Login

Book online

#GetReal for Mental Health Week: How I am holding up during the COVID crisis

Corinne Roos

Corinne Roos

BSc.PT, FCAMPT, Dip.Manip.PT

Physiotherapist

Thursday, May. 7, 2020
 

This week is the Canadian Mental Health Association’s Mental Health Week, which encourages Canadians to #GetReal about mental health and how they really feel. Here’s an article by a Lifemark clinician about how she’s been holding up during the COVID crisis.

For the past few years, every year has felt busier than the last, forcing me to multi-task and do more in less time, instead of having some time to myself to sit on the couch, relax and enjoy life.

Social isolation has completely changed this dynamic. Initially, the slowed down pace of life, not going out, not being so busy at work, seemed like a nice break, but then after week two of social isolation, my perspective changed.

I began missing seeing everyone at work and not being able to drop in on friends. I found myself worrying about my 91-year-old mother, who lives in a retirement home in Mississauga. Though she has low level dementia, she’s well enough to understand what’s going on and gets lonelier each week. Because she’s made it through World War II in Europe, this situation reminds her of being house-bound in Holland, hearing the sirens go off at night, having to go to the basement and avoid going outside.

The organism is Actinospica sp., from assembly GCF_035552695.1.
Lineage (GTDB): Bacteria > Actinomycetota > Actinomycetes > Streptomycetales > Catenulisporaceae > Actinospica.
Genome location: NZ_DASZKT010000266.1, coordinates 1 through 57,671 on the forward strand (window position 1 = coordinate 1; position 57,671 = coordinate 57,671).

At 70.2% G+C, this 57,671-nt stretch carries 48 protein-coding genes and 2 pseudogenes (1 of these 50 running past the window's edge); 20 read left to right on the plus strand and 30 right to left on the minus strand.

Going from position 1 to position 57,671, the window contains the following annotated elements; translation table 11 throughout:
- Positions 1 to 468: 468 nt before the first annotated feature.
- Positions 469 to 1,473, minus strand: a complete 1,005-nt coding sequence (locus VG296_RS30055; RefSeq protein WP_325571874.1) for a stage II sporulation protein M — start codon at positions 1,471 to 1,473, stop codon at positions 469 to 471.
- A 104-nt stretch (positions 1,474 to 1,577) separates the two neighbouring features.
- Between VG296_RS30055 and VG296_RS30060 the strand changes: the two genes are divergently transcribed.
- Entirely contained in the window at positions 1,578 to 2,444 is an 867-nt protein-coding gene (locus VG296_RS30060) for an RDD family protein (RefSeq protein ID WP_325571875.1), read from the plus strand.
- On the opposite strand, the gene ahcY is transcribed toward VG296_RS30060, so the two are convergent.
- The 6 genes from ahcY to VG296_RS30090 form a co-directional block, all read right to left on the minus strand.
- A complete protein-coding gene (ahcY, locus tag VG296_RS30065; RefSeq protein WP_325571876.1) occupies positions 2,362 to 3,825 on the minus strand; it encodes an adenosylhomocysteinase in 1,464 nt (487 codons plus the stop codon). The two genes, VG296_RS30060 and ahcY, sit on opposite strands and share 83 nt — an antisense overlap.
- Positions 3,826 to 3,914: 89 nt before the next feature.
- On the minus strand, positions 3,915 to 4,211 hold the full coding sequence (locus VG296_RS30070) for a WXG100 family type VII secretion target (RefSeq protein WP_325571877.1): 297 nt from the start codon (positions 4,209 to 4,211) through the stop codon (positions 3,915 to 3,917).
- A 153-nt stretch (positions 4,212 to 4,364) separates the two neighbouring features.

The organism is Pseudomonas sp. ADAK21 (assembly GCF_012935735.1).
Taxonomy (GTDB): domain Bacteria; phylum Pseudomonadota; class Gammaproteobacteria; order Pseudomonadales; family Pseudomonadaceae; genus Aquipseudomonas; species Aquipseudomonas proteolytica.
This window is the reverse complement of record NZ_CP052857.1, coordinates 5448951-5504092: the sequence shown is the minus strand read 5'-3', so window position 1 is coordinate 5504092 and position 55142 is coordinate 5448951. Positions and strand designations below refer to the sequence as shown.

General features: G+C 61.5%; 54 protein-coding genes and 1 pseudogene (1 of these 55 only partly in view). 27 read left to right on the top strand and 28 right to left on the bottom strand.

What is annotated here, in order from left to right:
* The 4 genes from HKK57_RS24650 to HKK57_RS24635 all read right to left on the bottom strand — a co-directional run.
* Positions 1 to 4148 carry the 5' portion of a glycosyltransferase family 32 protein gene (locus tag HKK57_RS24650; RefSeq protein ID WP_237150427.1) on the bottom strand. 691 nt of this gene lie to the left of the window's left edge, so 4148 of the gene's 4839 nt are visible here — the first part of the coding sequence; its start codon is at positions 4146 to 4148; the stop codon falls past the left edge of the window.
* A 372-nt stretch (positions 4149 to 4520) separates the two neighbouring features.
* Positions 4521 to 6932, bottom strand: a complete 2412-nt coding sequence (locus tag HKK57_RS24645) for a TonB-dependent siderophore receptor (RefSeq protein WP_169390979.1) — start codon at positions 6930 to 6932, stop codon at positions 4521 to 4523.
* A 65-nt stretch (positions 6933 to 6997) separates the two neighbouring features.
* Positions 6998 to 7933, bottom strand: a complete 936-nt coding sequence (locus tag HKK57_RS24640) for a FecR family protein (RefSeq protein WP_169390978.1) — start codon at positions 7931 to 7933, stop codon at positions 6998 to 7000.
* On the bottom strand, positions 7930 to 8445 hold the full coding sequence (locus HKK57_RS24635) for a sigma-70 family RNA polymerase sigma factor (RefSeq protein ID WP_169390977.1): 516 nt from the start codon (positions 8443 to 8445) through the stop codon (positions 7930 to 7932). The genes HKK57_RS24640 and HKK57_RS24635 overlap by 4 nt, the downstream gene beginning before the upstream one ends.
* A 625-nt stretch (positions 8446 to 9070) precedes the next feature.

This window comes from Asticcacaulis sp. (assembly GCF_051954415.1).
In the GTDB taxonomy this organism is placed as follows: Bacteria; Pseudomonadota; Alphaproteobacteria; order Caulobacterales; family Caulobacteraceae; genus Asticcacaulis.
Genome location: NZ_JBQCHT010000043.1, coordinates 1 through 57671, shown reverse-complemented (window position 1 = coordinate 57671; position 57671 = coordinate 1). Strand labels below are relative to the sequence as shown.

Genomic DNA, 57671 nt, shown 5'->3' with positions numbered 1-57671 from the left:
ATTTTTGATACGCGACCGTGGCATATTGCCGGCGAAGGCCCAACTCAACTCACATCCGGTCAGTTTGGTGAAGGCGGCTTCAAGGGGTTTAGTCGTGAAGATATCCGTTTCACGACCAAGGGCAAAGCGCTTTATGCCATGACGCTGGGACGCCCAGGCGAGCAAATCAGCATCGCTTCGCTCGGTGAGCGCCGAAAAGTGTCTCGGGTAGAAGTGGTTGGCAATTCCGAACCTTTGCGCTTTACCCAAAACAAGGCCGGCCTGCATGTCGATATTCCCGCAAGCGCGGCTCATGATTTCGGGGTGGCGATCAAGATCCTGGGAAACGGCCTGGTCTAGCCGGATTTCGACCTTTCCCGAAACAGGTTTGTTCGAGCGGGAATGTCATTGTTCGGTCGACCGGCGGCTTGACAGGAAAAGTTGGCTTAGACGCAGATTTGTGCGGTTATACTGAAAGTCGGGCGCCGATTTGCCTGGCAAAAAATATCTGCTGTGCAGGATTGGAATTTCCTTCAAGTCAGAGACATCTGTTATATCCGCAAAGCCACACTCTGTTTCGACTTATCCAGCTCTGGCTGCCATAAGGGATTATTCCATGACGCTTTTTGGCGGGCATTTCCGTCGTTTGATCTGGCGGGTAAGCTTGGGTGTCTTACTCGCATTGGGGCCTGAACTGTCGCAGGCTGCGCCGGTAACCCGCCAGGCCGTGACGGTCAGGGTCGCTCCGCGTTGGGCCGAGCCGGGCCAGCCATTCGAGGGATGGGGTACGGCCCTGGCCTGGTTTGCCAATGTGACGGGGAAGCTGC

Being able to say goodbye

Other than a balcony visit, I haven’t seen my mom since Family Day weekend in February. During the SARS crisis, my father became critically ill and was hospitalized at a time when visitors weren’t allowed. He passed away without me being able to say goodbye, so I am praying history won’t repeat itself.

During week three of social isolation, my 13 year old Lab suddenly became ill and the decision of whether or not to euthanize had to be made within hours. We had to wait in the parking lot, pass our dog over to a vet technician and wait for news, knowing they were not likely to be good.

Ultimately, our dog had to be prepared for his final journey, but I am unbelievably thankful that we were, at least, able to be in the room with him for this moment.

Staying positive by staying connected

To cope and remain positive and hopeful during this time, we are making that extra effort to stay connected with family and friends. We make dinner for friends, doing curbside pick-ups and then eating together using Zoom. Who knew the comfort foods of winter could taste just as yummy in the spring!

We do activities like bike rides and dog walks with our 1 year old Shepherd, who has been out of sorts since our 13 year old Lab went to the vet and didn’t make it back. We also drove from St. Thomas to Burlington and dropped off food packages for my sisters, then went to Mississauga and called my mom. She came out on her 7th floor balcony and waved as we had our chat!

Overall, this period has taught me that a slower pace of life and less running around is a good thing. It’s also been eye-opening to see less pollution and increased wildlife activity.

If you’re looking for a great video about hindsight being “2020”, I would recommend The Great Realization.

Lastly, if you need support, you should know that Psychotherapy services are available through Virtual Care. For more information about Virtual Care, check out our introduction video or this useful article.

Corinne Roos

Corinne Roos

BSc.PT, FCAMPT, Dip.Manip.PT

Physiotherapist

We can help you move and feel better.
Book an appointment today.

Let's keep in touch!

By subscribing you agree to our privacy policy. You can unsubscribe at any time.

A message to our community

Read more